Director: Aaron Sorkin; Cast: Ted LeFrank as himself, Meg Whitman as herself, Aaron Sorkin as himself, and Seth Green as Computer
Ted LeFrank had never been ambitious. He’d worked at a pizza restaurant in his hometown of Mt. Vernon, New York and he’d often thought about adopting a rescue dog.
But over time the vague dissatisfaction he felt about his own life began to crystalize. What had once been a storm of problems he could barely describe – lethargy, ennui, lack of sex, lack of money, lack of meaningful relationships, lack of meaningless relationships, lack of physical fitness, and lack of sleep, mostly – had settled into a more identifiable problem: that he was 38, and nothing would ever change.
“Unless, of course, I change it,” he said.
“Change what?” said the guy standing on the other side of Ted’s cash register.
“Oh, it’s hard to explain,” Ted said. “But don’t worry you’ll still get your pizza.”
“Ok,” the guy said.
That guy buying pizza was Aaron Sorkin, and the conversation rattled him.
Sorkin specializes in characters with important jobs, lots of self-confidence, and an ability to convert awkward silences into pregnant pauses that convey more in a second than most of us convey in a lifetime. In Ted, Sorkin had met somebody who upended his notions of what made a character. Sorkin sat down, ate his slice of pepperoni, refilled his Diet Pepsi, and wrote the following words on a napkin:
“Just met an actual guy. Movie idea?”
Nobody could’ve predicted that Ted LeFrank would become the subject of Sorkin’s latest and arguably greatest Silicon Valley biopic, TED Talks: The Movie.
The movie starts after Ted gets off work the day he served Sorkin. The shaky camera pans up from Sorkin’s cashed pepperoni and follows Ted out the door and all the way to his apartment, where Ted opens his HP laptop. (In voiceover we learn that Ted has stuck with HP over Apple because Ted has a thing for HP’s CEO, Meg Whitman. Ted likes to think that Meg could be a friend of his mother’s.) Ted bites his lip, the camera holds on his face. The viewer can almost hear Sorkin salivating from the wrong side of the lens. Ted scratches his chin. Ted remembers the epiphany he had before serving Sorkin. Ted turns towards his computer and googles “How do I change” and comes across the famous Gandhi quote about being the change you want to see in the world. Then Ted googles “Where is the sort of change Gandhi’s talking about happening today.” The computer (in voiceover, with the perfectly cast voice of Seth Green) tells him that the most change in the world is happening either in China or Silicon Valley. Ted can’t ride a bus to China so he opts for California.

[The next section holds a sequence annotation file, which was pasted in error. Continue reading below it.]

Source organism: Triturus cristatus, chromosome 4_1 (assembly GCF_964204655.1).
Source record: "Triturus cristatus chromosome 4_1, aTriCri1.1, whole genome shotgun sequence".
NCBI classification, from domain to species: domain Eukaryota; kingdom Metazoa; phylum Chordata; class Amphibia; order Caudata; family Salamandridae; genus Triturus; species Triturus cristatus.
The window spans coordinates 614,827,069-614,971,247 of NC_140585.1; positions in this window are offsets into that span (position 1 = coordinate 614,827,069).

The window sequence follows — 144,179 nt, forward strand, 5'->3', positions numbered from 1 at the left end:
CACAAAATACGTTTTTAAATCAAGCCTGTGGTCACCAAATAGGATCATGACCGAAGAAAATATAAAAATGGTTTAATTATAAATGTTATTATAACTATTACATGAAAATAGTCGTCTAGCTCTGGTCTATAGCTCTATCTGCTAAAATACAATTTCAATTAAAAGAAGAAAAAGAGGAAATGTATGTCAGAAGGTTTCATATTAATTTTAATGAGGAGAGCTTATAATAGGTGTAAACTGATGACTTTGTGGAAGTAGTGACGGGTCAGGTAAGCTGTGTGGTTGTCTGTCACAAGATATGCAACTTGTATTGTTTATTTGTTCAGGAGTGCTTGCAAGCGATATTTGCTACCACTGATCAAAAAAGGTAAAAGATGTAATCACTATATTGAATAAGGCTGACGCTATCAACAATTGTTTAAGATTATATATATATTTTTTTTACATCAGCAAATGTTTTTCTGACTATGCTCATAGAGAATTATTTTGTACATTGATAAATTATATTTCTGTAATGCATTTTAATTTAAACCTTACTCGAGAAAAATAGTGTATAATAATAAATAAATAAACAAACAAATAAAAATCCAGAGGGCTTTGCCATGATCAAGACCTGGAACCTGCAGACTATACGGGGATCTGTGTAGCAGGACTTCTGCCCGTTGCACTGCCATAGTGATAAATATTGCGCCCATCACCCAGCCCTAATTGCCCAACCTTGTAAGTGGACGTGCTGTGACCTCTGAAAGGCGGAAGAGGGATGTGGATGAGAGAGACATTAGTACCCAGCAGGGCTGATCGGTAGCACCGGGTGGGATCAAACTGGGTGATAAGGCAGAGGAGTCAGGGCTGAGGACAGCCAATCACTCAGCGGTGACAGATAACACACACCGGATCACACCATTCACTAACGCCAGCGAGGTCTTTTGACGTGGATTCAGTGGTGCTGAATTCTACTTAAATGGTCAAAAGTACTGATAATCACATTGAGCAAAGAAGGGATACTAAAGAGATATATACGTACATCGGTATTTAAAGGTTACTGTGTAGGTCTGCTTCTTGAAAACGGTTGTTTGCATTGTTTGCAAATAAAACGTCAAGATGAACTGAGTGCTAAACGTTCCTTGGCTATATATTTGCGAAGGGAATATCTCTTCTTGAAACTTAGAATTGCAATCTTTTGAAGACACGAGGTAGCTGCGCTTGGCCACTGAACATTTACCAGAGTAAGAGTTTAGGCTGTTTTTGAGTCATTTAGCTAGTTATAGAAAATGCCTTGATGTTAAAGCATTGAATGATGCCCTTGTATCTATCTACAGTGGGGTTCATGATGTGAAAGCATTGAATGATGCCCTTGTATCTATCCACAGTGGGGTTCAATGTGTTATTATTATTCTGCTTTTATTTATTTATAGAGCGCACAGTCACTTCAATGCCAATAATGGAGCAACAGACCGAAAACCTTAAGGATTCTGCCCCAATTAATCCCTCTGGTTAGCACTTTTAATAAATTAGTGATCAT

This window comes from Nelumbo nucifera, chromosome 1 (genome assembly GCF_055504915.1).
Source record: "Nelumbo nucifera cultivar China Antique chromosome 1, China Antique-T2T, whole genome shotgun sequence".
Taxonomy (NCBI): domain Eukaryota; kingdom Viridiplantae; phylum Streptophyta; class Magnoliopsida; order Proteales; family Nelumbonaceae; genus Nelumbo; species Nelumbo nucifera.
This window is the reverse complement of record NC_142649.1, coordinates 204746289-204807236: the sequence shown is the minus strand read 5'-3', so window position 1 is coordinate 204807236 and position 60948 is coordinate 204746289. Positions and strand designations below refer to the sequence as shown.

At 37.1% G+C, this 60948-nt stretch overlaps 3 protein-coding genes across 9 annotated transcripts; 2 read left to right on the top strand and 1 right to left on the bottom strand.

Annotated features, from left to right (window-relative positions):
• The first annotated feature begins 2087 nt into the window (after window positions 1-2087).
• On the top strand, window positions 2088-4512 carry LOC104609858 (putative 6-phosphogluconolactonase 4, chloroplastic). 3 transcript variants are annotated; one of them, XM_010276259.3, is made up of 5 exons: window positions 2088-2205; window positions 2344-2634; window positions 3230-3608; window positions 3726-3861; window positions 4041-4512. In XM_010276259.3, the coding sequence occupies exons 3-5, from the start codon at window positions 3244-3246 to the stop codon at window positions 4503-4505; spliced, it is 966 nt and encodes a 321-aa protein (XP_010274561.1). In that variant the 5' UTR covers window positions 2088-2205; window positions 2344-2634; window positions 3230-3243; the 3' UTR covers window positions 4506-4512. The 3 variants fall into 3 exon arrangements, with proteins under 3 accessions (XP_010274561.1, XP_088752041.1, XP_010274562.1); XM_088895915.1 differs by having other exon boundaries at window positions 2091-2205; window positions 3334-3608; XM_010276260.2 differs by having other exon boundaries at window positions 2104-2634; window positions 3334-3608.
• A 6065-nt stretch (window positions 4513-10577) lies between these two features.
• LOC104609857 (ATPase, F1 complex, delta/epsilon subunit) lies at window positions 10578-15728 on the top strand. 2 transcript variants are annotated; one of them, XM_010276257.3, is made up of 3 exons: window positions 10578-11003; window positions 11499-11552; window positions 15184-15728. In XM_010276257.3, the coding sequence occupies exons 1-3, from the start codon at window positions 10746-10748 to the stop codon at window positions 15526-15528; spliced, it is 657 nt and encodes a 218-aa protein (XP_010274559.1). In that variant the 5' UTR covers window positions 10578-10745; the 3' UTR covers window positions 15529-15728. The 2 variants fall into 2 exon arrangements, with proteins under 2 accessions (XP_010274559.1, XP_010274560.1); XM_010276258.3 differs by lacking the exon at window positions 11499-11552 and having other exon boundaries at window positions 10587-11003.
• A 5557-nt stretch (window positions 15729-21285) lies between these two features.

Ted doesn’t know much about computers but figures, worst case, he can buy a bike and a tape deck and ride around Palo Alto blasting a nonstop loop of vocals-free reggae, wearing a thick layer of caked-on sunscreen and waiting for invitations to preach whatever gospel he’d cook up on his very long bus ride. “Is being a reggae guy on a bike my worst case scenario? Or is it my secret dream?” Ted has no idea, but he’s grateful to have something to mull over while he looks out the bus window.
The thing Ted liked about the pizza place was that he got to have pleasant thirty-second exchanges with everybody who passed through the shop. Thirty seconds was about as much as Ted could handle, and he often wondered how, in a broader sense, he could reduce his human interactions to that particular increment. If he could have a relationship with somebody who never asked him for more than the emotional equivalent of thirty seconds of lively sounding banter, forget adopting a rescue dog, Ted would have himself a human companion in no time.
The movie cuts to the bus, where Ted takes a seat near the bathroom and watches the aisle as bus rider after bus rider streams his way. A man in a hat stops and looks down. The voice of Seth Green identifies the man as Aaron Sorkin.
If Sorkin’s in the aisle, who’s holding the camera? Was Sorkin a passive observer of Ted’s real life or an active participant in the founding of TED Talks? Why do movies have to be so confusing?